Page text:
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1945 Theatre Catalog, 4th Edition, Page 578 (550)

1945 Theatre Catalog, 4th Edition
1945 Theatre Catalog
1945 Theatre Catalog, 4th Edition, Page 578
Page 578

1945 Theatre Catalog, 4th Edition, Page 578

These definitions should make it clear

that we are not necessarily talking about antipathetic elements. HSound motion pictures, is a term which could be used to describe the valuable program content in both television and motion picture film. It is a term which can also include a large number of elements which are not covered in the definitions above. Motion-picture film, as can television, can be used for advertising, for direct selling, for propaganda, for education, and for any form of transfer of intelligence and information from one person to another. We thus arrive at the conclusion that, basically, it is a motion picture film versus electrical television. which represent intrinsically different media and that if there is any real question of ffwholl will shove ffwho" around, it is a problem of Eastman Kodak, DuPont, and Ansco as against the Telephone Company, Radio Corporation, General Electric, Philco and DuMont rather than broadcasting companies as against so-called motion picture companies. These two latter groups are probably more likely to help each other than to hurt each other as they build talent for each other and make it popular. Motion-picture companies may make films for television and television may supplement feature film fare in theatre programs. On the other hand, television might displace 16-mm. movies in the home or schools in a reasonable period of time and thereby destroy the dream of the film manufacturing companies of an ever expanding market. . The foregoing is an illustration of the fact that all things are not what they seem to the casual and uncritical observer.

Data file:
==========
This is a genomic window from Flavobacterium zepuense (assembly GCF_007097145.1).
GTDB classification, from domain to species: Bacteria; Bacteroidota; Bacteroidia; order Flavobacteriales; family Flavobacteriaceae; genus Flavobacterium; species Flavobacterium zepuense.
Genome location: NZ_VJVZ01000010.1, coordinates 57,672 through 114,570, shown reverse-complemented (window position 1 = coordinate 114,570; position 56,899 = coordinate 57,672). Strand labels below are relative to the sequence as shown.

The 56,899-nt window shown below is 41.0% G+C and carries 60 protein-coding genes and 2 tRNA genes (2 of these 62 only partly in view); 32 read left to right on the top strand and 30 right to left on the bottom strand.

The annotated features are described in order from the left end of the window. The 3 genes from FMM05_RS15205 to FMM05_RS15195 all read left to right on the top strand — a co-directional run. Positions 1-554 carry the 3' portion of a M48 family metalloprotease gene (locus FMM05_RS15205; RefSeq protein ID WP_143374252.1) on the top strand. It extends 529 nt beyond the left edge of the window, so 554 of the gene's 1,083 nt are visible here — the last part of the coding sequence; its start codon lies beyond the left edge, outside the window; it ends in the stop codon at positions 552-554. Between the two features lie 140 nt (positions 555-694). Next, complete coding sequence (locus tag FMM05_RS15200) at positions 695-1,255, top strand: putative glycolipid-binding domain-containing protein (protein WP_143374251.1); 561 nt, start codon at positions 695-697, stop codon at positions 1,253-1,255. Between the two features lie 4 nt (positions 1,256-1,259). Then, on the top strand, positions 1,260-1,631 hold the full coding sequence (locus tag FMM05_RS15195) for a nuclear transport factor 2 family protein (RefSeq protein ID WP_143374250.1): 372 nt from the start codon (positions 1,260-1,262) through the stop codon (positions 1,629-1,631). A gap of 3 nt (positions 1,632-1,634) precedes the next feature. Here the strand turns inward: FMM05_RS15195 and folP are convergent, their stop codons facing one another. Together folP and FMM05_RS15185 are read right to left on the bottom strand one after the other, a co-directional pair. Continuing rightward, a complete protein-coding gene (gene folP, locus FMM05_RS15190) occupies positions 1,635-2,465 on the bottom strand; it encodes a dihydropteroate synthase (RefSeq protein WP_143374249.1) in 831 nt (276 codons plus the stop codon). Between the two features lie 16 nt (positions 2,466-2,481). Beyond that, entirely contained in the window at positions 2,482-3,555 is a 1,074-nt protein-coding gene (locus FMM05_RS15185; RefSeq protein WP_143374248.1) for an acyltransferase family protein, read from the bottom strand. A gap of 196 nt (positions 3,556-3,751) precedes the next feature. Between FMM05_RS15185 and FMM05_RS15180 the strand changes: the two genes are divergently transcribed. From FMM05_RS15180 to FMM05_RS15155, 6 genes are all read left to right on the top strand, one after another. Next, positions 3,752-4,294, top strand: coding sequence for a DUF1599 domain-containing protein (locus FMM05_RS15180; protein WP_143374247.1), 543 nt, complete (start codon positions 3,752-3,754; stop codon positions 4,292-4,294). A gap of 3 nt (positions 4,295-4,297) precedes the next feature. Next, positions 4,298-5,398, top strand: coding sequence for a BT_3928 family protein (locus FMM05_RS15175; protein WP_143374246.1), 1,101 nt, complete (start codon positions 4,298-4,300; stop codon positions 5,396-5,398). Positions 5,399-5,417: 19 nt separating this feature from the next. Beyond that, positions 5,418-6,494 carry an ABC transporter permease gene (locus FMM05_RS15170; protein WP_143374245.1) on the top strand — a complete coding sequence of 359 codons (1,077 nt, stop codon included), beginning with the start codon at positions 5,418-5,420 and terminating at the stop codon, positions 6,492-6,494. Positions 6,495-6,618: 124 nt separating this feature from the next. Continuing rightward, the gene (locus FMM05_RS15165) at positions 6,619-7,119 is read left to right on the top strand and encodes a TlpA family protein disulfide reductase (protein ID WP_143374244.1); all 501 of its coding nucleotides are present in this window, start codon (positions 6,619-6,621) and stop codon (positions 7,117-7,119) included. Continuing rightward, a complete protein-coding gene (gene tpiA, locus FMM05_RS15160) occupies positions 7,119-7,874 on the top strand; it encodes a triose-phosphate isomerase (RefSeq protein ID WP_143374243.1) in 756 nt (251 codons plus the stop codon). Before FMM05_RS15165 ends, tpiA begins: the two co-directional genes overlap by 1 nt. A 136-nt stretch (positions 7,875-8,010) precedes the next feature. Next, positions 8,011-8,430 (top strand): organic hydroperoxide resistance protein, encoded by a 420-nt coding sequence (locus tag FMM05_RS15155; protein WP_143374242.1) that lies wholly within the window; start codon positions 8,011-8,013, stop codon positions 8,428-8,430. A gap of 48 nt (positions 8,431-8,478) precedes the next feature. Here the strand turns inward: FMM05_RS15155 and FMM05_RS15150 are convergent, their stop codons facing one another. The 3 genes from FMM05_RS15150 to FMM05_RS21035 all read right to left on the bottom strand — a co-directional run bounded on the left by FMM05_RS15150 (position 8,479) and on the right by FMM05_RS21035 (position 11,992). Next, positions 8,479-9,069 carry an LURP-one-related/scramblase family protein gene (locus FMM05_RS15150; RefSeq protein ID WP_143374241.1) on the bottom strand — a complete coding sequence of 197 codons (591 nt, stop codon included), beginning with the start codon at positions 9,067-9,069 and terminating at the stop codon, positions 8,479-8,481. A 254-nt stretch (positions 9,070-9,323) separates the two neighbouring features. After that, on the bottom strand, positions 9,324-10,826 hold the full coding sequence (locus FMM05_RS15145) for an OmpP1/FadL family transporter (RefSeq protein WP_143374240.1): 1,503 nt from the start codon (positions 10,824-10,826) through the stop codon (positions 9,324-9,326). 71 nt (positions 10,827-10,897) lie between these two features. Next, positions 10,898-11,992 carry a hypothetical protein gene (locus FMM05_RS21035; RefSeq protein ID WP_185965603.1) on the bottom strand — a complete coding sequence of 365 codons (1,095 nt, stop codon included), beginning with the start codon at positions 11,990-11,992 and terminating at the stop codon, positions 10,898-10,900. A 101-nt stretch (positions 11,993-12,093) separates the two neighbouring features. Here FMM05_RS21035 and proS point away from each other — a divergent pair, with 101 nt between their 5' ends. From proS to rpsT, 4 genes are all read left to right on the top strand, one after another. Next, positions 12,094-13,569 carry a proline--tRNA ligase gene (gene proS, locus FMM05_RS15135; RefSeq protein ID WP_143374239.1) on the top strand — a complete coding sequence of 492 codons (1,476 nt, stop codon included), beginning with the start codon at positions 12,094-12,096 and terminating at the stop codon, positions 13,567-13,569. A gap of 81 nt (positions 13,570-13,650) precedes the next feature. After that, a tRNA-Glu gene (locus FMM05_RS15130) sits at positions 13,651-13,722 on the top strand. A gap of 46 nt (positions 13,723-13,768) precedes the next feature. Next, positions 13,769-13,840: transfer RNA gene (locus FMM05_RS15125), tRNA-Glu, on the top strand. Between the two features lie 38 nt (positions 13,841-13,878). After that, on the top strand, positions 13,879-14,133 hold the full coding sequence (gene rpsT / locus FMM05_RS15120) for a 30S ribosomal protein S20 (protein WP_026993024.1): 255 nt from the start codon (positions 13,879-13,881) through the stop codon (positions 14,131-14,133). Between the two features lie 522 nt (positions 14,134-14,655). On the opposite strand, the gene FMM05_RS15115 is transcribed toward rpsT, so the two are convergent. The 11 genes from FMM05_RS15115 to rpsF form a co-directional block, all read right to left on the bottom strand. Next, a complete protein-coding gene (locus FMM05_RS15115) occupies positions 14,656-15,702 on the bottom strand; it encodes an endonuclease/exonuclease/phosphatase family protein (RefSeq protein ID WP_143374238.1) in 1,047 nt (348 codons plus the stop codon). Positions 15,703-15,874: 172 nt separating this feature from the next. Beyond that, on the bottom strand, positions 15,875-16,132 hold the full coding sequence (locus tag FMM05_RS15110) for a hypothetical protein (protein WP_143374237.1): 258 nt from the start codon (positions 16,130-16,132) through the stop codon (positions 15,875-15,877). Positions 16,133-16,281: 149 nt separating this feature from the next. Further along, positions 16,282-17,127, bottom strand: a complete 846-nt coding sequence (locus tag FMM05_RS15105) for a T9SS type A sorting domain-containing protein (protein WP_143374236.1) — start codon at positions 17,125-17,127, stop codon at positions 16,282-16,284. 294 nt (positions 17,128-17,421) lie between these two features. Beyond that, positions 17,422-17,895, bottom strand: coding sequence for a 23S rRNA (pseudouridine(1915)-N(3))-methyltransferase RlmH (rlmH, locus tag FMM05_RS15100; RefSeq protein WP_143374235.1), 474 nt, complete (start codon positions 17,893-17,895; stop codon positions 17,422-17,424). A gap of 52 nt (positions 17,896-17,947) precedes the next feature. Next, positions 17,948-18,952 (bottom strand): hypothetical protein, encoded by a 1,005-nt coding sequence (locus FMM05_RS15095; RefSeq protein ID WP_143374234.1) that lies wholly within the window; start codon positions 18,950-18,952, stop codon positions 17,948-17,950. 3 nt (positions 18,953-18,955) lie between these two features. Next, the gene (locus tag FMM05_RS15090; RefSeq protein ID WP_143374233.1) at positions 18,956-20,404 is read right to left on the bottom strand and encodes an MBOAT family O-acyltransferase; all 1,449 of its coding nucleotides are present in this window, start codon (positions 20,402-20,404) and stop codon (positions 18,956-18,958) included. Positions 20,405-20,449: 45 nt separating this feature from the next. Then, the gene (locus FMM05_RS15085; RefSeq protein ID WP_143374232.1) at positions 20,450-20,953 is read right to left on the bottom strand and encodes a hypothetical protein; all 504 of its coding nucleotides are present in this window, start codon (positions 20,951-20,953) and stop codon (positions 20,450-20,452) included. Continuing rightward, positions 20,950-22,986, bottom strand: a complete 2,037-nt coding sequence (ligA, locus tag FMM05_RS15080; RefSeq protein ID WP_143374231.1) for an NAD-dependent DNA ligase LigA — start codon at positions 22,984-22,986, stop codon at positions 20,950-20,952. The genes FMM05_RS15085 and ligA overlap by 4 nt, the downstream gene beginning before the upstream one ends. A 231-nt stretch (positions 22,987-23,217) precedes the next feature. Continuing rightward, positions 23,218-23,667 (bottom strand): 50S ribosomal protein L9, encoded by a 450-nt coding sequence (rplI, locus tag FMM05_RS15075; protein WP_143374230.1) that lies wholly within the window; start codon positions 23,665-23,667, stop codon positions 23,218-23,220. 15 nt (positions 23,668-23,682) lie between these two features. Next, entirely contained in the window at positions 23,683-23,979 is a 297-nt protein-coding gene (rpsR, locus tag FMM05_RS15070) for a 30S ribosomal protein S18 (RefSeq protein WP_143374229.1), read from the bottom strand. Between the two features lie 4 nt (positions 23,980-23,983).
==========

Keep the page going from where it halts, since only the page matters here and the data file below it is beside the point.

Television's Unusual Characteristic

If the purely economic virtues of film and television are considered, television has at least one extremely unusual economic characteristic. It permits simultaneous viewing and hearing in many places of a single event, at the time that event is taking place. At present, it does this somewhat expensively. But, its important characteristic is that it does allow this simultaneously. Where an event is important because its emotional impact depends on rivalry or personality, everyone would like to view and hear it as it happens. Television, alone, can allow them to do that. It cannot allow them to see it later. Film can record it and allow it to be seen later. Time of viewing can be selected. I repeat for emphasis fitime of Viewing can be selected? and can be selected with a view to the comforts and convenience of the audience. In addition an order of precedence can be arranged by which those who see are placed in the same time sequnce as their willingness to pay a large or small amount for that privilege.

Imperfections of Television Pictures

There is a further difference between the two which time will perhaps overcome. Television, so far, has been more or less visually imperfect as compared with motion pictures. These visual imperfections are of two classes, viz., artistic and those inherent in the physical media used.

As far as artistic imperfections are concerned, these are usually a result of the spontaneity and the lack of time which television has to make its record and also are economic. Furthermore, there is more second gueSSing in the making of a good feature motion picture than most of those outside the studios

realize, except when they hear of the A

sorrowful tales of faces left on the cutting room floor. All other items aside, a medium which has the advantage of public tryouts and second guesses hasa real chance to do an effective job on the emotions. Economically, what are known as Grade A features cost for negative and positive from $500,000 to $4,000,000 for from sixty to one hundred and fifty minutes of playing time. This analyzes to a cost of from $8,000 to $25,000 per minute. How such sums can be profitably handled except by a direct return from every possible listener and values in accordance with the benefits received is unknown at the present time. The motionpicture theatre serves as the collector who takes the return, deducts cost of exhibition and forwards the remainder to the producer.

Cinematic Comparisons